* http://www.softvault...ges/1/index.htm

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#40 AplusWebMaster

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Posted 16 January 2006 - 04:51 PM

FYI...

Sony BMG "rootkit" still widespread
- http://www.securityf....com/news/11369
2006-01-16
"...Building on previous research that suggested some 570,000 networks had computers affected by the software, infrastructure security expert Dan Kaminsky used a different address used by the copy protection software to estimate that, a month later, 350,000 networks--many belonging to the military and government--contain computers affected by the software. "It is unquestionable that Sony's code has gotten into military and government networks, and not necessarily just U.S. military and government networks," Kaminsky said in an interview after his presentation at ShmooCon. The researcher would not say how many networks belonged to government or military top-level domains... Kaminsky's research uses a feature of domain-name system (DNS) servers: The computers will tell whether an address has recently been looked up by the server. The security researcher worked from a list of 9 million domain-name servers, about 3 million of which are reachable by computers outside their networks. Kaminskly sent DNS requests to the 3 million systems, asking each to look up whether an address used by the XCP software--in this case, xcpimages.sonybmg.com--was in the systems' caches. During his first survey, carried out over three days in mid-November, he found 568,000 DNS servers had previously been asked to look up three different server addresses used by the XCP software. Another 350,000 servers had to be thrown out from the data set because they did not obey commands to only look in their cache, and instead asked for information from other servers on the Internet. The most recent survey, which lasted between December 15 and December 23, he found 350,000 servers had the unique address in their caches. While other factors may increase or decrease the number, Kaminsky continues to stress that the experiment is about finding out the magnitude of the impact of Sony BMG's software..."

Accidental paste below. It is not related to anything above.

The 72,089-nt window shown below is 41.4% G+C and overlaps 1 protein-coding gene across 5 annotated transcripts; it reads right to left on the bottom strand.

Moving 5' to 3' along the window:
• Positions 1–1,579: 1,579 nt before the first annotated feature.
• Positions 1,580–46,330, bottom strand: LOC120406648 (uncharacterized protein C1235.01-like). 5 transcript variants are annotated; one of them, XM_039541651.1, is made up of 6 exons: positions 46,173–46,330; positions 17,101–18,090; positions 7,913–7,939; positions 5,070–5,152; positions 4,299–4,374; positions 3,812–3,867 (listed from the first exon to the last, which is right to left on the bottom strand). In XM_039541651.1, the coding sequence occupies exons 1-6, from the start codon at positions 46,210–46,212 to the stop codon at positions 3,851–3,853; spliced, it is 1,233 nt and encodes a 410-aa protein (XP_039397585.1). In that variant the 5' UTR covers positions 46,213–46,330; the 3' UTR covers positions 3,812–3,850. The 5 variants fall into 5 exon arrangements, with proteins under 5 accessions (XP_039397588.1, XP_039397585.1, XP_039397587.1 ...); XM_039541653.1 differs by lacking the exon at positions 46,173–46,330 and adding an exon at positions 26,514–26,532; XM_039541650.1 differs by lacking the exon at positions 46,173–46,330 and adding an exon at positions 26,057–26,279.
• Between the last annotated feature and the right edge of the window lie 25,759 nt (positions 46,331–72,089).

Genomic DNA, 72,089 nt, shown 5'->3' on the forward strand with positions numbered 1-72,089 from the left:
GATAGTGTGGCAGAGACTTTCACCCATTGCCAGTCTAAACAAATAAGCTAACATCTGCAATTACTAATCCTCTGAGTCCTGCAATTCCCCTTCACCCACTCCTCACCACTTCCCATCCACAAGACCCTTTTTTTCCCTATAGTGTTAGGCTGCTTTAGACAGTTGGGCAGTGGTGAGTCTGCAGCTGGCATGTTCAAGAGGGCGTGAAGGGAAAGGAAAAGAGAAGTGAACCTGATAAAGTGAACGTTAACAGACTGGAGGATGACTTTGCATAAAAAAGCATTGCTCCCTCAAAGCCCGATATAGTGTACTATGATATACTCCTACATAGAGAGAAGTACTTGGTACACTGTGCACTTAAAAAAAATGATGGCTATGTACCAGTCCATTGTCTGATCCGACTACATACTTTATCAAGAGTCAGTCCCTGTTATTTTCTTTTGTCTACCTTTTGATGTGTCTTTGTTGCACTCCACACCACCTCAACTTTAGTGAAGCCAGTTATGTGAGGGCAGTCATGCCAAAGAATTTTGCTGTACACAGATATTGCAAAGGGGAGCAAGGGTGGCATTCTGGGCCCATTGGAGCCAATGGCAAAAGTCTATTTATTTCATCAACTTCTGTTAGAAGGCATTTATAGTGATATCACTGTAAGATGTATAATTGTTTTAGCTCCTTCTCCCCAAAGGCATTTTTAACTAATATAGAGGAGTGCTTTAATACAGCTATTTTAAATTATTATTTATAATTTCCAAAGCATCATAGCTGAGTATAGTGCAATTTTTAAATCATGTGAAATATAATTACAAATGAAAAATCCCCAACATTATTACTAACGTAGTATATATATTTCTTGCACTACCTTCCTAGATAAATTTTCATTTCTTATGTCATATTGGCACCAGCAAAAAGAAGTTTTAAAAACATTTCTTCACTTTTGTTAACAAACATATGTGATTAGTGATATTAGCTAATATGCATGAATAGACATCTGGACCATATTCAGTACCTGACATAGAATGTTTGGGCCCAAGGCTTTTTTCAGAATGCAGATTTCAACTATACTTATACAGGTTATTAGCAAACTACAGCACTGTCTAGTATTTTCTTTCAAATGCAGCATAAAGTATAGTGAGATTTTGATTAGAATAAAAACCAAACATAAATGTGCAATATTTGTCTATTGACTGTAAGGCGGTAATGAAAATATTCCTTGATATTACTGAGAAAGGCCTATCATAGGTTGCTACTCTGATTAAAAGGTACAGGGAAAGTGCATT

:huh:
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#41 AplusWebMaster

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Posted 23 May 2006 - 08:05 AM

FYI...

Sony rootkit settlement finalized
- http://www.theregist...kit_settlement/
23 May 2006
"Federal courts have decided the penalty Sony BMG must suffer for exposing thousands of music fans' computers to hackers with dodgy DRM software last year. District court judge Naomi Reice Buchwald granted final approval for a settlement yesterday. Consumers will receive new malware and vulnerability-free CDs, a patch to remove the offending XCP or MediaMax code, and Sony will be dishing out free downloads. Electronic Frontier Foundation legal director Cindy Cohn said: "This settlement gets music fans what they thought they were buying in the first place: music that will play on all their electronic devices without installing sneaky software." Sony's pages about the settlement, including how to claim, are here*. The list of popular platters covered by the ruling is here**."

* http://www.sonybmgcd...settlement.com/

** http://www.sonybmgcd....com/CDList.htm

>>> http://www.eff.org/sony/

:!:

Edited by apluswebmaster, 23 May 2006 - 09:09 AM.